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Does using filters to block parts of the Internet violate the First Amendment?
Internet filters give librarians control in order to protect children from harmful material. What’s the objection?
Who is affected by the U.S. v. ALA ruling?
Can’t patrons ask librarians to override filters when mistakes are made?

The Supreme Court ruling in U.S. v. ALA says librarians may do so, but critics are concerned that patrons may be embarrassed to ask if they are researching a sensitive topic, such as testicular cancer or sexually transmitted diseases. Having to ask, critics say, also delays research when many patrons’ time on library computers is already limited by demand. Also, patrons may not know information is being blocked and thus would not know to ask. (Associated Press)

After U.S. v. ALA, are there any other legal options?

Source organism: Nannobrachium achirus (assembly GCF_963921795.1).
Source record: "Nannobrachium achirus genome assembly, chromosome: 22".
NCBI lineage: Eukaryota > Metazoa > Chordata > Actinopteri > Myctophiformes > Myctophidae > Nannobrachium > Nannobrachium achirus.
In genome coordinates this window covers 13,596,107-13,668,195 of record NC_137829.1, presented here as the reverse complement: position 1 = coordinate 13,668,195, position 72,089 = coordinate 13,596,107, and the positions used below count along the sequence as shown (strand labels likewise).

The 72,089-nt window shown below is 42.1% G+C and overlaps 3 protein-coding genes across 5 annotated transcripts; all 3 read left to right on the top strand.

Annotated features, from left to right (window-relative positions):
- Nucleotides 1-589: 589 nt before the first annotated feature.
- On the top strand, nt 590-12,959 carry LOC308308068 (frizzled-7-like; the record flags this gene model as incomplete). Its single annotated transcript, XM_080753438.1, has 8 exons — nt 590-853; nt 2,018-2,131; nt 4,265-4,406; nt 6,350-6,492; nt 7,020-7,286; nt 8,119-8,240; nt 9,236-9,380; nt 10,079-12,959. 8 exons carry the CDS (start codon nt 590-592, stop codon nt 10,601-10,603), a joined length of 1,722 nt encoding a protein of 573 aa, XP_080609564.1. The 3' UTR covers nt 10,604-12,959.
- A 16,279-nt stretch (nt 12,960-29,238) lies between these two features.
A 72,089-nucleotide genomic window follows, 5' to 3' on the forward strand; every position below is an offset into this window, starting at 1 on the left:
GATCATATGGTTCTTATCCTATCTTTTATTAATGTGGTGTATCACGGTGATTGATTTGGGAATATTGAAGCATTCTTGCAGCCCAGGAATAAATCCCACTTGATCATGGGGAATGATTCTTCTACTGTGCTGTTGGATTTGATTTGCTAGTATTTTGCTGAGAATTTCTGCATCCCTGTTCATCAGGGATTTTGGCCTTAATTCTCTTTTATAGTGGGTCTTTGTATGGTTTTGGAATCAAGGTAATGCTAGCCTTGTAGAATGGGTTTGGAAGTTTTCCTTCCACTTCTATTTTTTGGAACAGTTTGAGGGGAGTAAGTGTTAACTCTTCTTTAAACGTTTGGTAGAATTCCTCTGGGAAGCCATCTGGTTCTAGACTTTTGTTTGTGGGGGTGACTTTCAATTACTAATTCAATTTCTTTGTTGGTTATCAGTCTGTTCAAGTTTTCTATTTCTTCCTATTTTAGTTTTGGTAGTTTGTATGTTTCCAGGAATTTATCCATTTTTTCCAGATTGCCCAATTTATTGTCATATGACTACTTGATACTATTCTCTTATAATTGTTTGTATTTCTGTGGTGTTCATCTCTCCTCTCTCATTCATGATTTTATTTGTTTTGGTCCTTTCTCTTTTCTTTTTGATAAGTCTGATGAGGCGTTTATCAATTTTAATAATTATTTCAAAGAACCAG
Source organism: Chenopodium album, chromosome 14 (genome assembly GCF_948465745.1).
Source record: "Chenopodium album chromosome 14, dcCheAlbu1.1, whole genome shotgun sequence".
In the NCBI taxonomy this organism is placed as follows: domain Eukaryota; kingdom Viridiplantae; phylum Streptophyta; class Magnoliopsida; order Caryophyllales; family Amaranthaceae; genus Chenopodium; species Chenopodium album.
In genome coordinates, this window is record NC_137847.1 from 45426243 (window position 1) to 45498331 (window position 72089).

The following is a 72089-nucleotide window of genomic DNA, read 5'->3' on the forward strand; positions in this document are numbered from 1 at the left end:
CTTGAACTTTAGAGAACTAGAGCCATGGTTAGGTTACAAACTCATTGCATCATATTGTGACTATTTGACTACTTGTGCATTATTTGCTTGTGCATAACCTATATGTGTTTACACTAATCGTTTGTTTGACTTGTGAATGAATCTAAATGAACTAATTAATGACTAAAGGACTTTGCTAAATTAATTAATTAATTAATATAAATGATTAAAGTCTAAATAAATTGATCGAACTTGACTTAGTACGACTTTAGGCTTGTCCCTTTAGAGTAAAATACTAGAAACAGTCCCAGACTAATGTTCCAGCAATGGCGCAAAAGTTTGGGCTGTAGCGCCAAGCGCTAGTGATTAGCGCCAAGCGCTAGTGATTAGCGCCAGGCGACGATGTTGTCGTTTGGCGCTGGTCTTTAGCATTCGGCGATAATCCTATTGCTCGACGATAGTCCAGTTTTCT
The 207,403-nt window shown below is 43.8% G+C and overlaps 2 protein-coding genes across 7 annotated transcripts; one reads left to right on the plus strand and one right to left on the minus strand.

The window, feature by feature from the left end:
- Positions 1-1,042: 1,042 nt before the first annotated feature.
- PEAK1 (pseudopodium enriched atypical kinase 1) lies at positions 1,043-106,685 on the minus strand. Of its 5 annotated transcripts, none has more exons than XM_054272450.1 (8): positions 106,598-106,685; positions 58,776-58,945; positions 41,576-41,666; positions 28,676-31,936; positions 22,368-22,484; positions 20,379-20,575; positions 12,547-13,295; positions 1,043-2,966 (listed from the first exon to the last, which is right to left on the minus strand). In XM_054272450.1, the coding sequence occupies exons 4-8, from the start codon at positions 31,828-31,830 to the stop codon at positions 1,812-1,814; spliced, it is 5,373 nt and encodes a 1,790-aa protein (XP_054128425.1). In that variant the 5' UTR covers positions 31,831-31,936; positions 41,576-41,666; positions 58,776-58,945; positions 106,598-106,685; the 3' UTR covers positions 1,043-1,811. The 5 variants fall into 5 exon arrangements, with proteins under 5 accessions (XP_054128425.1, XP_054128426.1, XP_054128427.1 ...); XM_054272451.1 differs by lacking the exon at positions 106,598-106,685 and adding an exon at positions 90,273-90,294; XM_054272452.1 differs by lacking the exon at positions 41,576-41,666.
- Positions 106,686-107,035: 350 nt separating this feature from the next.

How much influence do private companies have over access?
Did the Supreme Court decide that there can be no book censorship in public school libraries?
How does the Patriot Act involve the First Amendment?
Have there been measures in Congress that would limit the Patriot Act?
If a public library allows groups to meet in its building, must it allow groups like the Ku Klux Klan? Can it set guidelines?
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Last system update: Friday, July 25, 2008 | 09:30:33
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